Bookshelf: the Eddas

They are the basic sources of our knowledge about Viking mythology, and there are two of them, readily available in English translations.

The Poetic (Elder) Edda is a collection of Old Norse poems, mythological, apocalyptic and heroic.  It’s the older of the two, and the poets are anonymous and unknown.  Read it closely, and find the names of Tolkien’s dwarves!

The Prose (Younger) Edda is the work of the medieval Icelandic poet (and historian and politician) Snorri Sturluson. It is a how-to manual for skalds and includes in one of its sections, the “Tricking of Gylfi”, our best prose source for Norse myth.

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2 Responses to Bookshelf: the Eddas

  1. Chetmo says:

    What about the Helekava? If i remember correctly, isn't it a divergence from the Eddas?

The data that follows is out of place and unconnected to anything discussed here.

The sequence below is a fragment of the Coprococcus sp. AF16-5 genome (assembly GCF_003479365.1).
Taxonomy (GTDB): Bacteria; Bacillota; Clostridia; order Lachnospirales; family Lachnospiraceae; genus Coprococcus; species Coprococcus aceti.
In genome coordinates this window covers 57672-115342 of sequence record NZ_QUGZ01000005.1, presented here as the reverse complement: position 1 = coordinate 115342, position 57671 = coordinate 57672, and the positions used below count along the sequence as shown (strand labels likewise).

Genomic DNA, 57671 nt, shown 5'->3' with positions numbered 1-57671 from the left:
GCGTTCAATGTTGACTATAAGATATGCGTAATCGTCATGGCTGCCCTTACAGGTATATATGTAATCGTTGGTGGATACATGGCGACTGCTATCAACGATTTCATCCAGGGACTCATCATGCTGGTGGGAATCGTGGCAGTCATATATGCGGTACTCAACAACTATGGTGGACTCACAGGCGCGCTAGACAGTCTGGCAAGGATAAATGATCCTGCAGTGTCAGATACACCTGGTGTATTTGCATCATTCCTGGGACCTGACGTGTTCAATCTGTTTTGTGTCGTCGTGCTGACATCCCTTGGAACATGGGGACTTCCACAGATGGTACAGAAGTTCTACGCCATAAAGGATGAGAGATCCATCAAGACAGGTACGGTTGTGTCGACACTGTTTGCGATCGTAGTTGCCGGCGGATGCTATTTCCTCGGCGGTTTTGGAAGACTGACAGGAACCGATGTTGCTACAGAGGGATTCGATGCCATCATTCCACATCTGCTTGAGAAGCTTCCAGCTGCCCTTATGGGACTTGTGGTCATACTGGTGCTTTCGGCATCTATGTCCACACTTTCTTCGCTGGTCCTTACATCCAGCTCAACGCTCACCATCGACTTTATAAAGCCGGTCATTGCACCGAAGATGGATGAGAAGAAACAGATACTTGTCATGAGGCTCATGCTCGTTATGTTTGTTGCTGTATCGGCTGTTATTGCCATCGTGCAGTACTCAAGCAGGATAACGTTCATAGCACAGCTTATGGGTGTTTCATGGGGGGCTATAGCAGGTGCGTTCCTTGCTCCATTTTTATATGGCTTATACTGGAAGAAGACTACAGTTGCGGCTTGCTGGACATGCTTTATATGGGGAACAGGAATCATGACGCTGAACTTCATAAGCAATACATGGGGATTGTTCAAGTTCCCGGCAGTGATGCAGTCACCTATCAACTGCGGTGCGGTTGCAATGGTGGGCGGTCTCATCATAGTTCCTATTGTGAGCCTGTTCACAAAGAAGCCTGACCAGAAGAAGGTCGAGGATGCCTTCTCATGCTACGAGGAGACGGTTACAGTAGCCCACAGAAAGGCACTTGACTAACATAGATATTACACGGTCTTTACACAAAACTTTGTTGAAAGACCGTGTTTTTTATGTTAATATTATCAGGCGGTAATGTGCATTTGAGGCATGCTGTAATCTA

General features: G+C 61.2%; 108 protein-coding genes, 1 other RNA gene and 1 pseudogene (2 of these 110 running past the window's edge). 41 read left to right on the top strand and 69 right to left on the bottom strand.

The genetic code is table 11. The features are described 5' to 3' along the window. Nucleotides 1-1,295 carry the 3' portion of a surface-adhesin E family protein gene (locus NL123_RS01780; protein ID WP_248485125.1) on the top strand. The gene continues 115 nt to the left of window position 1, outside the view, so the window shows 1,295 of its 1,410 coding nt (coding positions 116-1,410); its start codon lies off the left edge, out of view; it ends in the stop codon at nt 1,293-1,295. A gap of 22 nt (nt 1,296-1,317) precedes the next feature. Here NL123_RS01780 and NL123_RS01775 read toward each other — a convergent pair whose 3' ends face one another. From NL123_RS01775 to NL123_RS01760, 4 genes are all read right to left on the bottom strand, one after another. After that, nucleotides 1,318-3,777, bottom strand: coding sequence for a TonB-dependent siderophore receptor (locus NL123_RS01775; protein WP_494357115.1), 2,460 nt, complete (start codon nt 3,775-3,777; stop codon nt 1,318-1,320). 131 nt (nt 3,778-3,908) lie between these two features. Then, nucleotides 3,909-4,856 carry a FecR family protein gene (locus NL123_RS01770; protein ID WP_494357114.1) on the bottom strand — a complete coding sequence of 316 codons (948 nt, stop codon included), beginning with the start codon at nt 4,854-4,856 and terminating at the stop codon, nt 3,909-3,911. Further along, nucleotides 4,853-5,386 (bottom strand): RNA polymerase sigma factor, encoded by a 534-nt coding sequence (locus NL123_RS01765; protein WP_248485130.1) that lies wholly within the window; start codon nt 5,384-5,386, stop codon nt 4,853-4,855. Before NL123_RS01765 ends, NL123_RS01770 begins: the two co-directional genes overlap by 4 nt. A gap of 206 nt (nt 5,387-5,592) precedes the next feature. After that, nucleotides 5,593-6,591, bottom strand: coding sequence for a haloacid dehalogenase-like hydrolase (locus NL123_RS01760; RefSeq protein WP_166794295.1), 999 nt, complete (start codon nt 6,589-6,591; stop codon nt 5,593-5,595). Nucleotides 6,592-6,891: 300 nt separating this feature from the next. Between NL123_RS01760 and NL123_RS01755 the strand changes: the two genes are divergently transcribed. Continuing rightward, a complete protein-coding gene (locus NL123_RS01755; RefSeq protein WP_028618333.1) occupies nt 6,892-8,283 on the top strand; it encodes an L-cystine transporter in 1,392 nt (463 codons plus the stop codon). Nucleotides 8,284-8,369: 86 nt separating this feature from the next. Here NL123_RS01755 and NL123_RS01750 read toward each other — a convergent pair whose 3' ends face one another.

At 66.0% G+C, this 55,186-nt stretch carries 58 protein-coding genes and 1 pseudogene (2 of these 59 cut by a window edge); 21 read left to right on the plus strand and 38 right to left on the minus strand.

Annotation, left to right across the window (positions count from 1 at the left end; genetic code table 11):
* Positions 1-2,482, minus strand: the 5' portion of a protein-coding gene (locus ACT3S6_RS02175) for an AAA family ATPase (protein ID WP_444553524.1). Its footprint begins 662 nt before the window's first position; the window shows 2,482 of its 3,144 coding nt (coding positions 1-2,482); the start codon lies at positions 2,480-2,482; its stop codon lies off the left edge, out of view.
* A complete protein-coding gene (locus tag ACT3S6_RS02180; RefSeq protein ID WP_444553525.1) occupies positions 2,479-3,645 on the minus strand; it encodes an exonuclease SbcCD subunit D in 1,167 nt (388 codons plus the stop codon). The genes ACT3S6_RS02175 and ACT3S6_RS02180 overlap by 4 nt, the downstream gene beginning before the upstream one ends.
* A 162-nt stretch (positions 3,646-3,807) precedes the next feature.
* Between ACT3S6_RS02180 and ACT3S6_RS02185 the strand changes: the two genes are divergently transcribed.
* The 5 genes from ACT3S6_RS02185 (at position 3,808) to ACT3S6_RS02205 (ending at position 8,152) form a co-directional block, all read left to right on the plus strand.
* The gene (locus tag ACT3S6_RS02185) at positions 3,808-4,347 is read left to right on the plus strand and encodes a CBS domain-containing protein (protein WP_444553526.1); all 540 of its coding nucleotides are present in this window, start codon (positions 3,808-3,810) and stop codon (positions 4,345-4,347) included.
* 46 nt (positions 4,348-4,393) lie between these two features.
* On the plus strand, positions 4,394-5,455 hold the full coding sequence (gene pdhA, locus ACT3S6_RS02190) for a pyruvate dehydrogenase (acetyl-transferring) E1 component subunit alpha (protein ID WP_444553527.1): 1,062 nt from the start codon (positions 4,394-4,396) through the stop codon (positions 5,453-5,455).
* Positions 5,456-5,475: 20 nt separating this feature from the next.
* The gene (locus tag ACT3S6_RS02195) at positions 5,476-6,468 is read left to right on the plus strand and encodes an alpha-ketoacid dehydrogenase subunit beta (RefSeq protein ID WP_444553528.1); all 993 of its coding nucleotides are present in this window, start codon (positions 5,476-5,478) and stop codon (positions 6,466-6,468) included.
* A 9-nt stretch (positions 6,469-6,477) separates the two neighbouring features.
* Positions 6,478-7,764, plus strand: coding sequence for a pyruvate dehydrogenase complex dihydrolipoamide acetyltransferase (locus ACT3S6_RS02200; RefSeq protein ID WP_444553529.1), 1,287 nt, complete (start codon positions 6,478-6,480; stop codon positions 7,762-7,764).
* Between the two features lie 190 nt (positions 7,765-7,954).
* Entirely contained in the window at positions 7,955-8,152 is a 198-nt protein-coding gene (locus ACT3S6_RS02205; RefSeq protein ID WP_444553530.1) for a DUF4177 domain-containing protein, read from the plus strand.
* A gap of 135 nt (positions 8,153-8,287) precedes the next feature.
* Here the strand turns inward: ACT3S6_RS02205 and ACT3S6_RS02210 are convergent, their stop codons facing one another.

2. Dave Butler says:

    Hmmn, not sure what you mean. There is a Lay of Helgi in two parts, called the Helgakvida (sorry, don't know how to make the "eth" character here), which is included in the Elder Edda.

    You might also be thinking of the Kalevala, the national mytho-heroic poem of Finland, collected and published by Elias Lonnrot? I very nearly blogged about the Kalevala today instead of the Eddas, and will do so maybe next time. The stories in the Kalevala are distinct from Norse myth, but from the same part of the world and very cool…

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